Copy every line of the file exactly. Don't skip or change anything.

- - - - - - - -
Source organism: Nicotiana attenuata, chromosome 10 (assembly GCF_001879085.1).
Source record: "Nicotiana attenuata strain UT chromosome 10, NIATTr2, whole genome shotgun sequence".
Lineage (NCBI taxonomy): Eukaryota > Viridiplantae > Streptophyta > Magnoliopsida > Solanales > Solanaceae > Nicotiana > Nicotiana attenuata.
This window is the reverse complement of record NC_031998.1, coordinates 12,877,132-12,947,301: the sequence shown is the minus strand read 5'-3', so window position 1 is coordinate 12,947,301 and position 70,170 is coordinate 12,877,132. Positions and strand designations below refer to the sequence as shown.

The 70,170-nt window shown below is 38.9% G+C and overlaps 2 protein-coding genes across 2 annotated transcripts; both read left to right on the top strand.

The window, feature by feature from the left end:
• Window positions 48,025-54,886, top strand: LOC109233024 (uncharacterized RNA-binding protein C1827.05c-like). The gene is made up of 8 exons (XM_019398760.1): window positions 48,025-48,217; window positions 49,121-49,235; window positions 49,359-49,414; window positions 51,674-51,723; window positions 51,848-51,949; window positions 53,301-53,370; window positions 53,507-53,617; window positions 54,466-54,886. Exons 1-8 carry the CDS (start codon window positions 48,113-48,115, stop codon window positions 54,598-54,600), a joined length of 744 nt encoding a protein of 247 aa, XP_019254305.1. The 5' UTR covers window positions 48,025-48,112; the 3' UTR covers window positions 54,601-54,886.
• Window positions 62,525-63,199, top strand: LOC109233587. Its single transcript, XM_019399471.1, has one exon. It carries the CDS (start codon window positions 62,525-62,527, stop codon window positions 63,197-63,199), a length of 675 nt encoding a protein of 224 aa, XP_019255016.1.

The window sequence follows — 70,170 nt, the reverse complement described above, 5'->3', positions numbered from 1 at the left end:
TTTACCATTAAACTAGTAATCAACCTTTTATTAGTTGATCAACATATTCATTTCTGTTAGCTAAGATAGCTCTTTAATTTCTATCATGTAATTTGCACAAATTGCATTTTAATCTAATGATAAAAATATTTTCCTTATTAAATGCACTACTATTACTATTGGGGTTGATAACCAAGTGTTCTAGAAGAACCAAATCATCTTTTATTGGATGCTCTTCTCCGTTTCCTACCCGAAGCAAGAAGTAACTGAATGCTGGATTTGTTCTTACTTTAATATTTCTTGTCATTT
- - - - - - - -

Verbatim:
Source organism: Nicotiana attenuata, chromosome 10 (assembly GCF_001879085.1).
Source record: "Nicotiana attenuata strain UT chromosome 10, NIATTr2, whole genome shotgun sequence".
Lineage (NCBI taxonomy): Eukaryota > Viridiplantae > Streptophyta > Magnoliopsida > Solanales > Solanaceae > Nicotiana > Nicotiana attenuata.
This window is the reverse complement of record NC_031998.1, coordinates 12,877,132-12,947,301: the sequence shown is the minus strand read 5'-3', so window position 1 is coordinate 12,947,301 and position 70,170 is coordinate 12,877,132. Positions and strand designations below refer to the sequence as shown.

The 70,170-nt window shown below is 38.9% G+C and overlaps 2 protein-coding genes across 2 annotated transcripts; both read left to right on the top strand.

The window, feature by feature from the left end:
• Window positions 48,025-54,886, top strand: LOC109233024 (uncharacterized RNA-binding protein C1827.05c-like). The gene is made up of 8 exons (XM_019398760.1): window positions 48,025-48,217; window positions 49,121-49,235; window positions 49,359-49,414; window positions 51,674-51,723; window positions 51,848-51,949; window positions 53,301-53,370; window positions 53,507-53,617; window positions 54,466-54,886. Exons 1-8 carry the CDS (start codon window positions 48,113-48,115, stop codon window positions 54,598-54,600), a joined length of 744 nt encoding a protein of 247 aa, XP_019254305.1. The 5' UTR covers window positions 48,025-48,112; the 3' UTR covers window positions 54,601-54,886.
• Window positions 62,525-63,199, top strand: LOC109233587. Its single transcript, XM_019399471.1, has one exon. It carries the CDS (start codon window positions 62,525-62,527, stop codon window positions 63,197-63,199), a length of 675 nt encoding a protein of 224 aa, XP_019255016.1.

The window sequence follows — 70,170 nt, the reverse complement described above, 5'->3', positions numbered from 1 at the left end:
TTTACCATTAAACTAGTAATCAACCTTTTATTAGTTGATCAACATATTCATTTCTGTTAGCTAAGATAGCTCTTTAATTTCTATCATGTAATTTGCACAAATTGCATTTTAATCTAATGATAAAAATATTTTCCTTATTAAATGCACTACTATTACTATTGGGGTTGATAACCAAGTGTTCTAGAAGAACCAAATCATCTTTTATTGGATGCTCTTCTCCGTTTCCTACCCGAAGCAAGAAGTAACTGAATGCTGGATTTGTTCTTACTTTAATATTTCTTGTCATTT